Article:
Carl Spitzweg (1808-1885) was a German draftsman and genre painter. Genre painting is concerned with the realistic depiction of ordinary scenes from everyday life like family events, interiors, domestic scenes, parties, sporting activities, street scenes, markets, picnics, festivals, and tavern scenes. These paintings were popular with the middle class because of the subject matter and because the generally small scale of these paintings was appropriate for display in middle-class homes.
Spitzweg visited European art centers like Prague, Venice, Paris, London, Zurich, and Belgium, studying the works of other artists and refining his style, his drawing skills, and his painting techniques. Though he traveled widely, he was provincial in his choice of subjects, depicting the daily life of his native Munich in small, charming pictures in which he combines realism, fancy, and humor. His paintings reflect aspects of middle-class German life in the 19th century: people enjoying lively outdoor picnics, preparing meals, meeting family members at train stations, playing musical instruments, singing in courtyards, passing forbidden love letters, painting, and tending gardens.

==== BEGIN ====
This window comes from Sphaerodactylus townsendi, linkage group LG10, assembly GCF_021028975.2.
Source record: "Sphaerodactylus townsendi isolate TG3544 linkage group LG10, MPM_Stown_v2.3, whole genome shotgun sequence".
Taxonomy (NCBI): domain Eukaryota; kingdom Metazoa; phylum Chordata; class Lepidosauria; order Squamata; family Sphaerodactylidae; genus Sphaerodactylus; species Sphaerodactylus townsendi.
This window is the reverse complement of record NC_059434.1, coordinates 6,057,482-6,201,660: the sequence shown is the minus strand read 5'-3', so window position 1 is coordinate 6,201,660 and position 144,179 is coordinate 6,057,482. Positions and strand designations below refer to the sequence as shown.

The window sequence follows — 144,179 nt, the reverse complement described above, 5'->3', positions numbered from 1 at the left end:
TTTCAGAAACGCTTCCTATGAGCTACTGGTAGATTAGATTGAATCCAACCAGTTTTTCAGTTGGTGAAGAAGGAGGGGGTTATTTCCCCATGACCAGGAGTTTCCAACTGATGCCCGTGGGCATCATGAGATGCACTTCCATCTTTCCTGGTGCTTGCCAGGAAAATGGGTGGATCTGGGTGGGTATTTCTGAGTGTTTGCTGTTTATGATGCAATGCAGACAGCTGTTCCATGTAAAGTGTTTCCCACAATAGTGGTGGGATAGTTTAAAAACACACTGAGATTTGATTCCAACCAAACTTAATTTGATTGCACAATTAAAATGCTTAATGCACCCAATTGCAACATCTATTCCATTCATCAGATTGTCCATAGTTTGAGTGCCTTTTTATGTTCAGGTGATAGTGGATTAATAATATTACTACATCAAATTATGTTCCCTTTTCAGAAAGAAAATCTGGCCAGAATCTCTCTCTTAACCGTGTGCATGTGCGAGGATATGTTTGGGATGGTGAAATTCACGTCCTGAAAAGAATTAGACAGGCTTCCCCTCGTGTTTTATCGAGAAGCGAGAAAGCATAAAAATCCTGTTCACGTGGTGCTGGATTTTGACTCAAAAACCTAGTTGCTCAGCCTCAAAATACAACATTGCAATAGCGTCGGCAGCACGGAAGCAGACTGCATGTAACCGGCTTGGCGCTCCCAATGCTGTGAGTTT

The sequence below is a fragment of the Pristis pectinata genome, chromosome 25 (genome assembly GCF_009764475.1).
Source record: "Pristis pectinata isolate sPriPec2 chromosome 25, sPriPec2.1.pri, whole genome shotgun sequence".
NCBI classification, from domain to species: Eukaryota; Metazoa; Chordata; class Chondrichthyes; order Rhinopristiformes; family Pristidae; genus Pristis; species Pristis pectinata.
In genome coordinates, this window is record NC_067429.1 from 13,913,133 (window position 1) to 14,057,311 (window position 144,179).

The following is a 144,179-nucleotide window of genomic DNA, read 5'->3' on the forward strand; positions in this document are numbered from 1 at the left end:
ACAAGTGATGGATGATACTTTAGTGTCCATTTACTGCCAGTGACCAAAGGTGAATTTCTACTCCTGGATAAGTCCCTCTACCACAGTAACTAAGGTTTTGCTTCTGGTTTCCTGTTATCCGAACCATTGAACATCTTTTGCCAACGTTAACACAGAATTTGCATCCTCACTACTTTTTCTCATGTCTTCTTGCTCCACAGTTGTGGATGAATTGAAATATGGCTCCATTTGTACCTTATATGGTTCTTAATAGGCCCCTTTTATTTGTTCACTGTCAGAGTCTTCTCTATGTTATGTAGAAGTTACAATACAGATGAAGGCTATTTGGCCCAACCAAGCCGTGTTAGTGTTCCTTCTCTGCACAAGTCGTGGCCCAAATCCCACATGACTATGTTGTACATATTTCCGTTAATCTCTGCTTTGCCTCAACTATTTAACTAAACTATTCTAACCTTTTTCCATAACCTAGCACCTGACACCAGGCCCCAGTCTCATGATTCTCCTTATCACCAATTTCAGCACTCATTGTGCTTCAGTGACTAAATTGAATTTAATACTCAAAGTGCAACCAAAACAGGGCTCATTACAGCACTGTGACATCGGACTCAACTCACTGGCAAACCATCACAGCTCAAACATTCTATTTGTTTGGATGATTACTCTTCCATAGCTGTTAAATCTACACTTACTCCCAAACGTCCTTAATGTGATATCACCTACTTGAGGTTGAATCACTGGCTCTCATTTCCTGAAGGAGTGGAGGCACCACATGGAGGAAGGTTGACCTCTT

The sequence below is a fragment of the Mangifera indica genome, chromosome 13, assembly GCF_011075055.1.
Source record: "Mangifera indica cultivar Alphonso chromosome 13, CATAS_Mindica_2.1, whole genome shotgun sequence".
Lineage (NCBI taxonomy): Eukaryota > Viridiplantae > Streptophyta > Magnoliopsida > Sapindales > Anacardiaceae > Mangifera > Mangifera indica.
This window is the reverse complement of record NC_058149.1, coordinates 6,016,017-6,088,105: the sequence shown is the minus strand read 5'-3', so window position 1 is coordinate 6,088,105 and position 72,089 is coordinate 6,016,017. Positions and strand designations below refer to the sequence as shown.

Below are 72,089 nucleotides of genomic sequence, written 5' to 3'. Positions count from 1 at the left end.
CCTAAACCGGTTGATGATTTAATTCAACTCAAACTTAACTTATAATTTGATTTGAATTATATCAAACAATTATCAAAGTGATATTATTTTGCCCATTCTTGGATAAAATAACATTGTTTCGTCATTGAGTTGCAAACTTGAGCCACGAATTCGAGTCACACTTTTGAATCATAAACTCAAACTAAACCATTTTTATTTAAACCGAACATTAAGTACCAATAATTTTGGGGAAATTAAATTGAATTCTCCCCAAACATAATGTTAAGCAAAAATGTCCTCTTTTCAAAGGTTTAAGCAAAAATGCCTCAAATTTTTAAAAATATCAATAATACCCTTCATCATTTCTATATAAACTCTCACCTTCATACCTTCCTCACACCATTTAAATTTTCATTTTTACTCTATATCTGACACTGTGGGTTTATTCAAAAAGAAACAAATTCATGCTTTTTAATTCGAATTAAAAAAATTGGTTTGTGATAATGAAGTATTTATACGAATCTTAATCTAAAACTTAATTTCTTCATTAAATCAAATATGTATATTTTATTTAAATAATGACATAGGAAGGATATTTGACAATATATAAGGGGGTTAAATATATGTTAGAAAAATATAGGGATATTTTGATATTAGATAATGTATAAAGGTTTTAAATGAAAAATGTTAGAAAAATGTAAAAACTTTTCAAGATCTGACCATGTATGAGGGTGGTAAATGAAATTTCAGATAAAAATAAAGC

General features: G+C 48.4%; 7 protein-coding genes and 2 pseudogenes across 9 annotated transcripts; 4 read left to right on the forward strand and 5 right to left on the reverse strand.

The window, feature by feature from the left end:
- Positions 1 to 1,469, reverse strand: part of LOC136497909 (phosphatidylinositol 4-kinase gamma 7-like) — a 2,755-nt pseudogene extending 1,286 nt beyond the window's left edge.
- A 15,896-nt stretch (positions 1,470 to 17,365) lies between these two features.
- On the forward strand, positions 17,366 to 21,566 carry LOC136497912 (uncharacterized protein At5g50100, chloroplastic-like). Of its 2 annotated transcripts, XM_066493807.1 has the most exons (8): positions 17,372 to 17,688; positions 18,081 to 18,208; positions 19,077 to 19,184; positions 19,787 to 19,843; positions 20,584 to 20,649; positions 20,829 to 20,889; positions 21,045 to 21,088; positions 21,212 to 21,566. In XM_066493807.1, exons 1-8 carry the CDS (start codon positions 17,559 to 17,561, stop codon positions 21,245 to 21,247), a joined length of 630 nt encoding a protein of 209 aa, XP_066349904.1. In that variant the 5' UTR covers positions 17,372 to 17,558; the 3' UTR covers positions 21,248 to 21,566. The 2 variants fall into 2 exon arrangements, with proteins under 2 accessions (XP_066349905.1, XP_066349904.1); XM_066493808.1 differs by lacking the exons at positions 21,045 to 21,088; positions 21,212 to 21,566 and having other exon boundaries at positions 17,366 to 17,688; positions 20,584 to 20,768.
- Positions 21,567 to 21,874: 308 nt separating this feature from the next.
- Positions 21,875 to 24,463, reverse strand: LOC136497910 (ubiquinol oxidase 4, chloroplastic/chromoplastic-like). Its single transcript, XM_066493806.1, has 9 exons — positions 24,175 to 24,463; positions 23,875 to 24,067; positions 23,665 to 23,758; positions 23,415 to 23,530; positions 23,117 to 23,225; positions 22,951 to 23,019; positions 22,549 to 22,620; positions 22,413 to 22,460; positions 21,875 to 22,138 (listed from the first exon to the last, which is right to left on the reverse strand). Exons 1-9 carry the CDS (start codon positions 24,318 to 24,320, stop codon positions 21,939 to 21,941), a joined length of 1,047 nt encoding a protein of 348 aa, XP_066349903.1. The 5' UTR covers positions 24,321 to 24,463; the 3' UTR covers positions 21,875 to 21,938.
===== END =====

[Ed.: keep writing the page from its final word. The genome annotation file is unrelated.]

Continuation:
In "The Poor Poet" (1839), original title "Der Arme Poet", Spitzweg depicts a writer living out the familiar image of the starving artist in wretched conditions in a small room in an attic. The painting contains many significant images. The poet writes while huddling under his bedcovers and wearing a tattered coat and nightcap. The writer has been burning some of his own work – most likely volumes I and II since volumes III and IV remain in bundles on the floor. The fire in the room has obviously gone out since the poet rests his hat on the cold stovepipe and no live coals are visible in the stove.
In the painting, the poet wears a cravat around his neck as if he is ready to go out. Cravats were an important piece of a man’s wardrobe. Walking sticks were important, too, like the cravat, as a way to dress up and lend a man a sense of individuality. The poor poet’s stick can be seen leaning against the wall on the left. The umbrella had been around for a while but this open umbrella may be Spitzweg’s artistic novelty since no one had painted the motif before. After the Paris revolution of 1830 the citizen king used an umbrella to show his closeness to the average citizen and it had become a symbol of populism. The top hat as well had become part of the standard dress for ordinary law-abiding citizens.